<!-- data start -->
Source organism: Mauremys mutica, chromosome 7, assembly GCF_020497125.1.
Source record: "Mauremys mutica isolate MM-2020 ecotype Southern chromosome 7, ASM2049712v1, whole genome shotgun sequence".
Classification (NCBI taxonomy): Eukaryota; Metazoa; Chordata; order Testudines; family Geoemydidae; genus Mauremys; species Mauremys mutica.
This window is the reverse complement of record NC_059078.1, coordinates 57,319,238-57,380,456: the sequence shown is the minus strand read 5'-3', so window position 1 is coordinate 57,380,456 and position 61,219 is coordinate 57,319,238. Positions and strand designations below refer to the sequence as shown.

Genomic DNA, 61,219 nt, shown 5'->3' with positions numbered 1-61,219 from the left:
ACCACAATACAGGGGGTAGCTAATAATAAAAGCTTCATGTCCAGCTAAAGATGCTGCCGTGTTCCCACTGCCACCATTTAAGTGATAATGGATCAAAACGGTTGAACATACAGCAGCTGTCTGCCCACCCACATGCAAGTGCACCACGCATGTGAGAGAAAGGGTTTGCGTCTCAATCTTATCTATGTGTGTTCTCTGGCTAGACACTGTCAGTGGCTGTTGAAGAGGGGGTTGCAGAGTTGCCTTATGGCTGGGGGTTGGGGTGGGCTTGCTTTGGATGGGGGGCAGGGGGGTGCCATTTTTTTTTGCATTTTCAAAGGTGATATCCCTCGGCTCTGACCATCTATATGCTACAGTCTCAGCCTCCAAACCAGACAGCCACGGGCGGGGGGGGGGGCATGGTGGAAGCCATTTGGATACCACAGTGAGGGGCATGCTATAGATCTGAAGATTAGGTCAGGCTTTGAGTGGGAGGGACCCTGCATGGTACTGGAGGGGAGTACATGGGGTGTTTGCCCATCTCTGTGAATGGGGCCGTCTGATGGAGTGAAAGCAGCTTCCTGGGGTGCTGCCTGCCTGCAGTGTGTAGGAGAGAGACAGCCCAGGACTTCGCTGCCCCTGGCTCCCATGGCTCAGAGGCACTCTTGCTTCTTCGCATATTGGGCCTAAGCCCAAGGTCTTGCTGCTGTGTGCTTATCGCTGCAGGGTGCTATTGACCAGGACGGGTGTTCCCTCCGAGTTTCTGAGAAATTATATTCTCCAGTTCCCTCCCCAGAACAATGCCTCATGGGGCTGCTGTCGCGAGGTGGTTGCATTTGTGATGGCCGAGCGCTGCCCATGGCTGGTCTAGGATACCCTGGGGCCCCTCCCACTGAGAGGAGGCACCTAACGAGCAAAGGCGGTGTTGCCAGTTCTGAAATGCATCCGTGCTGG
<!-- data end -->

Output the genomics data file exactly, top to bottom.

Source organism: Mauremys mutica, chromosome 7, assembly GCF_020497125.1.
Source record: "Mauremys mutica isolate MM-2020 ecotype Southern chromosome 7, ASM2049712v1, whole genome shotgun sequence".
Classification (NCBI taxonomy): Eukaryota; Metazoa; Chordata; order Testudines; family Geoemydidae; genus Mauremys; species Mauremys mutica.
This window is the reverse complement of record NC_059078.1, coordinates 57,319,238-57,380,456: the sequence shown is the minus strand read 5'-3', so window position 1 is coordinate 57,380,456 and position 61,219 is coordinate 57,319,238. Positions and strand designations below refer to the sequence as shown.

Genomic DNA, 61,219 nt, shown 5'->3' with positions numbered 1-61,219 from the left:
ACCACAATACAGGGGGTAGCTAATAATAAAAGCTTCATGTCCAGCTAAAGATGCTGCCGTGTTCCCACTGCCACCATTTAAGTGATAATGGATCAAAACGGTTGAACATACAGCAGCTGTCTGCCCACCCACATGCAAGTGCACCACGCATGTGAGAGAAAGGGTTTGCGTCTCAATCTTATCTATGTGTGTTCTCTGGCTAGACACTGTCAGTGGCTGTTGAAGAGGGGGTTGCAGAGTTGCCTTATGGCTGGGGGTTGGGGTGGGCTTGCTTTGGATGGGGGGCAGGGGGGTGCCATTTTTTTTTGCATTTTCAAAGGTGATATCCCTCGGCTCTGACCATCTATATGCTACAGTCTCAGCCTCCAAACCAGACAGCCACGGGCGGGGGGGGGGGCATGGTGGAAGCCATTTGGATACCACAGTGAGGGGCATGCTATAGATCTGAAGATTAGGTCAGGCTTTGAGTGGGAGGGACCCTGCATGGTACTGGAGGGGAGTACATGGGGTGTTTGCCCATCTCTGTGAATGGGGCCGTCTGATGGAGTGAAAGCAGCTTCCTGGGGTGCTGCCTGCCTGCAGTGTGTAGGAGAGAGACAGCCCAGGACTTCGCTGCCCCTGGCTCCCATGGCTCAGAGGCACTCTTGCTTCTTCGCATATTGGGCCTAAGCCCAAGGTCTTGCTGCTGTGTGCTTATCGCTGCAGGGTGCTATTGACCAGGACGGGTGTTCCCTCCGAGTTTCTGAGAAATTATATTCTCCAGTTCCCTCCCCAGAACAATGCCTCATGGGGCTGCTGTCGCGAGGTGGTTGCATTTGTGATGGCCGAGCGCTGCCCATGGCTGGTCTAGGATACCCTGGGGCCCCTCCCACTGAGAGGAGGCACCTAACGAGCAAAGGCGGTGTTGCCAGTTCTGAAATGCATCCGTGCTGG